The playoffs are upon us and with that comes questions for all teams involved.
The defending champion Toronto Raptors are no different.
Finally healthy and ready for a title defence, NBA.com's Carlan Gay, Scott Rafferty and Gil McGregor took a look at the biggest questions for the Raptors this postseason.
Can the offence be effective in the halfcourt?
We know the Raptors have the personnel to slow down the best teams in the league. It's on offence where I still have some concerns.
On the season, the Raptors rank 13th in the league in offensive efficiency, wedged between the Phoenix Suns and Oklahoma City Thunder. They've been dynamite in transition - no team scores more points than they do in the open court and they rank in the 93rd percentile in efficiency on those plays - but they've struggled to score consistently when the game slows down. As Blake Murphy of The Athletic noted, Synergy Sports had the Raptors ranked 16th in the league in points per halfcourt possession heading into the season restart.
In other words: Toronto is perhaps the best team in the league at turning missed shots and turnovers into quick points, but their offence is around league average when the game slows down.
Not that you ever want to overreact to one game (especially one that didn't have much bearing on seeding or anything), but that came to a head in Toronto's recent loss to the Boston Celtics. The Celtics, who are one of the best teams in the league at limiting transition opportunities, were able to prevent the Raptors from getting out on the break, forcing them more into their halfcourt offence. The Raptors struggled as a result, scoring only 37 points in the first half, by which point the game was all but over.
The player to watch is Pascal Siakam. While the Raptors aren't a one-man team, Siakam is their most versatile scorer, capable of scoring as both the ball handler and screener in pick-and-rolls, in the post and in isolation. His efficiency on those plays has wavered throughout the season, but he's Toronto's best hope at solving some of their halfcourt woes in the postseason.
- Scott Rafferty (@crabdribbles)
Can the role players find their roles?
The Raptors have had to have the next man up mentality all season long. We know the stat, we've heard it a million times - the fifth-most games lost to injury in the league.
Now that the Raptors are healthy, the assumption has been that those who have been asked to step up all year will be able to provide the same type of impact in their normal rotational spot. That hasn't been the case so far in Orlando.
Serge Ibaka, Terence Davis and Norman Powell have all seen dips in their play now that they're each back coming off the bench exclusively. They've seemed to struggle to get in the flow of games coming off the pine. When they were asked at different points of the season to step up and start, all of their numbers took large leaps.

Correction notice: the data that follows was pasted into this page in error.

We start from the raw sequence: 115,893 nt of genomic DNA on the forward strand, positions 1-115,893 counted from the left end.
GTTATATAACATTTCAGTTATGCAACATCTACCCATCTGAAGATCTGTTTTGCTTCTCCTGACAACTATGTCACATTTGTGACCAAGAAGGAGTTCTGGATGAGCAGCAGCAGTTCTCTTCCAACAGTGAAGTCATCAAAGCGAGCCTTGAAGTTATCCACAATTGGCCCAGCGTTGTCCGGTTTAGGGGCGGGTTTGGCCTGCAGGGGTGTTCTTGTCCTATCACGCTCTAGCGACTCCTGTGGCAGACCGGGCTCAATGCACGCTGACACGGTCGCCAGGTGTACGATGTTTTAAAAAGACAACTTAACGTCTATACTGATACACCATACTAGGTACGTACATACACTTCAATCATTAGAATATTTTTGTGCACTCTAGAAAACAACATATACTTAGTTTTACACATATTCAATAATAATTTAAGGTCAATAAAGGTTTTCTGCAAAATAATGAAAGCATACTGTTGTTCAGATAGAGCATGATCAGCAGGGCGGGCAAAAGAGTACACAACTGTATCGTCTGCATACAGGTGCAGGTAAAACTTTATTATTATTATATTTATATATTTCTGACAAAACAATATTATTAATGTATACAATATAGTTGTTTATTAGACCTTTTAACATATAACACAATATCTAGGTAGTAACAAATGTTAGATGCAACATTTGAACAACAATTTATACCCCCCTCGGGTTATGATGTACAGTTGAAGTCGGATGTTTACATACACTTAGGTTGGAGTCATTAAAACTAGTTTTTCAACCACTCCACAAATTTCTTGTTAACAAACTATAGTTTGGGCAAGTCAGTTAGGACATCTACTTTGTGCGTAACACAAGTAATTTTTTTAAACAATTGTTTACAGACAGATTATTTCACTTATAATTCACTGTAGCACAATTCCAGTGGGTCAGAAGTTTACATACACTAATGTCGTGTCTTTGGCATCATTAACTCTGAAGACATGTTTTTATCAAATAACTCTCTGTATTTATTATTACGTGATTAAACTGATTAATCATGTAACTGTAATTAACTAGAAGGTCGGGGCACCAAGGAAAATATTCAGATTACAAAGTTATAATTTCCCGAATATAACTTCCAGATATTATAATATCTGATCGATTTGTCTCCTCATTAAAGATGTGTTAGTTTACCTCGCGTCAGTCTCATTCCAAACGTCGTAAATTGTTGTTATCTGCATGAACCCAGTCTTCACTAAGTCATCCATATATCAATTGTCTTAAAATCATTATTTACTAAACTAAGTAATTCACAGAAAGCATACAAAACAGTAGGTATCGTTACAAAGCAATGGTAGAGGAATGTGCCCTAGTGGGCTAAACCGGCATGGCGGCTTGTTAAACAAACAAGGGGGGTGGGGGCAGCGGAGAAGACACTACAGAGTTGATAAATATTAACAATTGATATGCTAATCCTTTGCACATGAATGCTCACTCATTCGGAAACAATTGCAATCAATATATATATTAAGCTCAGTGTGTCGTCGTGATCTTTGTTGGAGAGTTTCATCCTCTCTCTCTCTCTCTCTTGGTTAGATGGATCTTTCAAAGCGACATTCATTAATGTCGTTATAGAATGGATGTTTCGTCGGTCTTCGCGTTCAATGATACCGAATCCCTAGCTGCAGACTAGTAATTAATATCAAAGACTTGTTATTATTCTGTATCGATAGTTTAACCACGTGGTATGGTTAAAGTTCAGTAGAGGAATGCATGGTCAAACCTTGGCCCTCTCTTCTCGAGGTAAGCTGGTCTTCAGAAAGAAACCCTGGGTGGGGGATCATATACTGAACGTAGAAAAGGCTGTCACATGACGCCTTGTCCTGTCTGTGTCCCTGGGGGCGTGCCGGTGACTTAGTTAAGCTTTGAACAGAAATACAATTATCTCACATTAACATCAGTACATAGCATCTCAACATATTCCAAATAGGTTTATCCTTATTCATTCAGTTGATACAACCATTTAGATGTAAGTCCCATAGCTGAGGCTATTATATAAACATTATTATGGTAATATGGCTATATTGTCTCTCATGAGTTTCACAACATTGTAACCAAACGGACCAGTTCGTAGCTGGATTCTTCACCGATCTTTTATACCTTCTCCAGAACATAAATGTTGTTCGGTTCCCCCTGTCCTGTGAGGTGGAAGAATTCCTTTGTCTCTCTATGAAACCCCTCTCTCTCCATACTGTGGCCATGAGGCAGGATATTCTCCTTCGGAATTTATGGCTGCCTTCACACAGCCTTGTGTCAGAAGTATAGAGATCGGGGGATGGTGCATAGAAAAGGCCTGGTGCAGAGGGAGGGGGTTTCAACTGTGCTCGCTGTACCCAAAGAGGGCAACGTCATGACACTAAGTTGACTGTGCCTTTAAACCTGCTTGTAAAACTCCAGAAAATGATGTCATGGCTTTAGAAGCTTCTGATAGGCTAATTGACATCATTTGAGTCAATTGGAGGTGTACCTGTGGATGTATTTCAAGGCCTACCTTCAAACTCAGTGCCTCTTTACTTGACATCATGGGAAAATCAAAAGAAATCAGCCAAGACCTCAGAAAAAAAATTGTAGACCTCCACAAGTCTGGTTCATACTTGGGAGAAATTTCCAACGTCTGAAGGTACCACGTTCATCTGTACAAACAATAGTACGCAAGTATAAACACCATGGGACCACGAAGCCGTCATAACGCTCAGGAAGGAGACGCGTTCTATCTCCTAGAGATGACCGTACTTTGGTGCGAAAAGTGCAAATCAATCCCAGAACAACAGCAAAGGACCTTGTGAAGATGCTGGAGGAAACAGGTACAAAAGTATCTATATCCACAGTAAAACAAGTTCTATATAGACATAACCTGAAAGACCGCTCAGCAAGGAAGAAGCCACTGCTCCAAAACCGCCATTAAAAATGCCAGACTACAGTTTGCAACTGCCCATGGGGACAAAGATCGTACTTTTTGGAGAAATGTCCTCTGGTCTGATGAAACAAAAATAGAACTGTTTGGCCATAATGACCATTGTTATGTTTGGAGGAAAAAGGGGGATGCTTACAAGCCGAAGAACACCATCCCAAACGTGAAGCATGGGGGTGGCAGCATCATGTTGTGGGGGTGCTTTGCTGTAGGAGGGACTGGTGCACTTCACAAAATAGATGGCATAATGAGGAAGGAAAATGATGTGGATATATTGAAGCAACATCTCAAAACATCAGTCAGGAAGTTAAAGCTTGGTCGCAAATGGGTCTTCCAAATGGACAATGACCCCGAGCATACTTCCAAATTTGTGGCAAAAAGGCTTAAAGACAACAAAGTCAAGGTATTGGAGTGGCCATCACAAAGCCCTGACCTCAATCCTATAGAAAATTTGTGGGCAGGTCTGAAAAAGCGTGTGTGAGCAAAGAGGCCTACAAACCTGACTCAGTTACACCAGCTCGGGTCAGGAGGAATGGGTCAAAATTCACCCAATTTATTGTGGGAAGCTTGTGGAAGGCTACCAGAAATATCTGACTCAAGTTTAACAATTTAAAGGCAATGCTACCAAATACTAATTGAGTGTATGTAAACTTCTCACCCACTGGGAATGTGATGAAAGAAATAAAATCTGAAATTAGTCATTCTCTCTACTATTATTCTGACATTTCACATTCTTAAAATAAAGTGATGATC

Finding that rhythm with 10 fewer minutes has been tough on all three of them. The solution, however, isn't to start them, as the starting lineup should stay intact. But it will be on Ibaka, Powell and to a lesser extent Davis to prove they can find ways to impact the game as reserves.
- Carlan Gay (@TheCarlanGay)
Is Pascal Siakam ready to be the guy in a playoff series?
I know, this question has been asked a number of times, which is probably a reflection of how pressing it truly is.
Pascal Siakam has been great this season, making another leap in his development to average career-highs across the board with 23.0 points, 7.3 rebounds and 3.4 assists per game on .454/.359/.801 shooting splits.
As great as he's been, there have still been some concerns surrounding some of his struggles against some of the league's better teams, more specifically playoff teams in the East.
The playoffs are about game planning and adjustments and, for the first time in his career, Siakam will be the No. 1 option opposing teams scheme and game plan to shut down over the course of a seven-game series. He experienced it in spots last postseason but largely benefitted from Kawhi Leonard being the No. 1 guy that defences keyed in on.
As we saw with Kawhi, sometimes those schemes and game plans don't matter - he was able to make plays and get crucial buckets despite what other teams tried to throw at him. Every championship team has a player capable of doing that, and that's the leap I'm looking for Pascal to take.
Seeing how he's only two years removed from being the ninth man in the Raptors rotation, I think Siakam is more than capable of eventually becoming that guy. Will it happen as soon as this year? That remains to be seen.
If not him, then who else? As Scott said above, he's by far the team's most versatile scorer.
- Gil McGregor (@GMcGregor21)
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